Custom Card Game Design

Creating Custom Booster Packs


every so often, I am asked how I draft with my custom cards, so I want to share my method. Now, this is what works best for me. Everyone has different skills, equipment or amount of time available, so it might not be the best method for everyone. I have found that these work very well when you are looking to produce booster packs with respectable quality and acceptable amount of effort required.

Card Print Methods

I used various methods to print cards since I started doing so. The first cards I made I printed on cardboard paper and laminated them afterwards. Eventually, I decided that the effort required to laminate the cards was not worth it and I went over to printing the cards on standard paper, and using Magic cards as weight. This method, commonly used to quickly print a few proxies, requires very low effort but also yield very low quality cards. You can use glue to adhere the paper to the Magic card, but this has another problem: When the glue dries, it contracts, therefore bending and constraining the Magic card. Also, it is a very tedious task to glue hundreds of papers together.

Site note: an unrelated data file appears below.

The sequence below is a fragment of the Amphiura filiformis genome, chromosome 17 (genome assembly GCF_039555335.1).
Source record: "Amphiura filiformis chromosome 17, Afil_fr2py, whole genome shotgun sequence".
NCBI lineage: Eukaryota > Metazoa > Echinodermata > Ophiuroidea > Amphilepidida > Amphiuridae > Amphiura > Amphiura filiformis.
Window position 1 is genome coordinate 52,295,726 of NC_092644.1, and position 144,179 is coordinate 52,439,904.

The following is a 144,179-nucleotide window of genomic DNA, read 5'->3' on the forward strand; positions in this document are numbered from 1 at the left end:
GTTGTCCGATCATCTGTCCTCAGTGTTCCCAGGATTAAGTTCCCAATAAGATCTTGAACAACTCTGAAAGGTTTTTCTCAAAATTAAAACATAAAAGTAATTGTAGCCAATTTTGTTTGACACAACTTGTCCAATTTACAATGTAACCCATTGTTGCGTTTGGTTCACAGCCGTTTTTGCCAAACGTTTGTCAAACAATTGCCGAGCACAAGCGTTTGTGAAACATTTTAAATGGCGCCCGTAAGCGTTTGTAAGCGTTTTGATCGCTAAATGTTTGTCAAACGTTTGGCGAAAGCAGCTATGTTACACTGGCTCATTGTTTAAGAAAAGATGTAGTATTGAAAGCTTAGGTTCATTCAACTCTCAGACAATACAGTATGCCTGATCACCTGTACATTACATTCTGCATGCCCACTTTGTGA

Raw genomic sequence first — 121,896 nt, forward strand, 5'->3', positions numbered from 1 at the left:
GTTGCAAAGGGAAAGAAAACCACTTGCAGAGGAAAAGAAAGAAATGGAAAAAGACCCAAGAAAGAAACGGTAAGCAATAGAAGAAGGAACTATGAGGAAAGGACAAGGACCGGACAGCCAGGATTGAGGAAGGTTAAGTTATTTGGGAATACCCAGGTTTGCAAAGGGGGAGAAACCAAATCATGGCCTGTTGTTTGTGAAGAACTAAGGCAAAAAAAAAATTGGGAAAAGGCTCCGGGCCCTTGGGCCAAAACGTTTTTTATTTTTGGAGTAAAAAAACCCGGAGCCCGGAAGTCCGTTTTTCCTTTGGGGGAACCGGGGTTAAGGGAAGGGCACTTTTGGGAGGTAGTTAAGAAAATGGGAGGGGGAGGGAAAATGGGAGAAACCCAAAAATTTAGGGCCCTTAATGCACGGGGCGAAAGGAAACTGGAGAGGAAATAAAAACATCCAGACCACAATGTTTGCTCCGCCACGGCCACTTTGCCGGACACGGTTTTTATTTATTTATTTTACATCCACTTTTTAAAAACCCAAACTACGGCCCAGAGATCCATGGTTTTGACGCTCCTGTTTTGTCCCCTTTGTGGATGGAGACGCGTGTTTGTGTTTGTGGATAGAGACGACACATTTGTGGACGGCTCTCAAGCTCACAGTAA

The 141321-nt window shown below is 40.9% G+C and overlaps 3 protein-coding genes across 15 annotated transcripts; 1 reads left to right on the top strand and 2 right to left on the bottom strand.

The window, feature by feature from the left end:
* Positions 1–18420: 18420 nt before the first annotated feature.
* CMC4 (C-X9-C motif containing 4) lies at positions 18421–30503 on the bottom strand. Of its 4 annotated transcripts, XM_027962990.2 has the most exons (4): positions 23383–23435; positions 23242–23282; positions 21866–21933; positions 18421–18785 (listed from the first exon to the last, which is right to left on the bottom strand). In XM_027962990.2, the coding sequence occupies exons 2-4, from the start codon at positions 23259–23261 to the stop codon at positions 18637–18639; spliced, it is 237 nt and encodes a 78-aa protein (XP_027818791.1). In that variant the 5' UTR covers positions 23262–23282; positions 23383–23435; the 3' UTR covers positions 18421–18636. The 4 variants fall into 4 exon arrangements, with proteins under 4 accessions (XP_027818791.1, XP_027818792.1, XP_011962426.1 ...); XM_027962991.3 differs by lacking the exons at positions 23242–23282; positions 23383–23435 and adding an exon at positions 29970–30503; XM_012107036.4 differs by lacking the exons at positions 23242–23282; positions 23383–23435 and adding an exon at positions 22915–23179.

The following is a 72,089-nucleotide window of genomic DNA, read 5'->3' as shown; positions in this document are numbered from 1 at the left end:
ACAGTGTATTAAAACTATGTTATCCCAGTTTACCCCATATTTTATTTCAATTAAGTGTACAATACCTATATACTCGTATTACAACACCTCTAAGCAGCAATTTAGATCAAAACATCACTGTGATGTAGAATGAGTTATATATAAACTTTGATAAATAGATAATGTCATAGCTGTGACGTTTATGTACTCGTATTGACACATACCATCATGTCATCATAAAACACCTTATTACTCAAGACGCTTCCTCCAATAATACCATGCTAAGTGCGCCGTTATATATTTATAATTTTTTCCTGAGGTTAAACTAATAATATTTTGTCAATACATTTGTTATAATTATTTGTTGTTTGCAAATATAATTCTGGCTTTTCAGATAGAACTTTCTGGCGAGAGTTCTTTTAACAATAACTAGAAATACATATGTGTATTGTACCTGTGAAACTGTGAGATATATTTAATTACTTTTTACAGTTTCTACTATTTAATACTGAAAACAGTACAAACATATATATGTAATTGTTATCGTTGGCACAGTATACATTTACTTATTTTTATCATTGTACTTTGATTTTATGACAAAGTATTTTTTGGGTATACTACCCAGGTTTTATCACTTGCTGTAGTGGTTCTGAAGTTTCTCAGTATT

Now, I print my cards on an adhesive paper. This paper has one segment on the front side, but the protection film is segmented. After you cut out the individual cards (nine cards per page), you can easily strip off the protection film. This method is very fast and yields a good quality, the cards being only distinguishable from real Magic cards after taking a closer look.

To print out the cards, simply use the implemented Magic Set Editor function. It works very well with a few exceptions: Long type-lines such as “Legendary Creature — Human Shaman” are squashed for some reason, which is a minor annoyance, and the printouts of split cards are unusable. If you experience the same problems, you will have to use an external program to do the printouts. However, the quality is generally inferior to those exported directly from Magic Set Editor.

How many cards to print?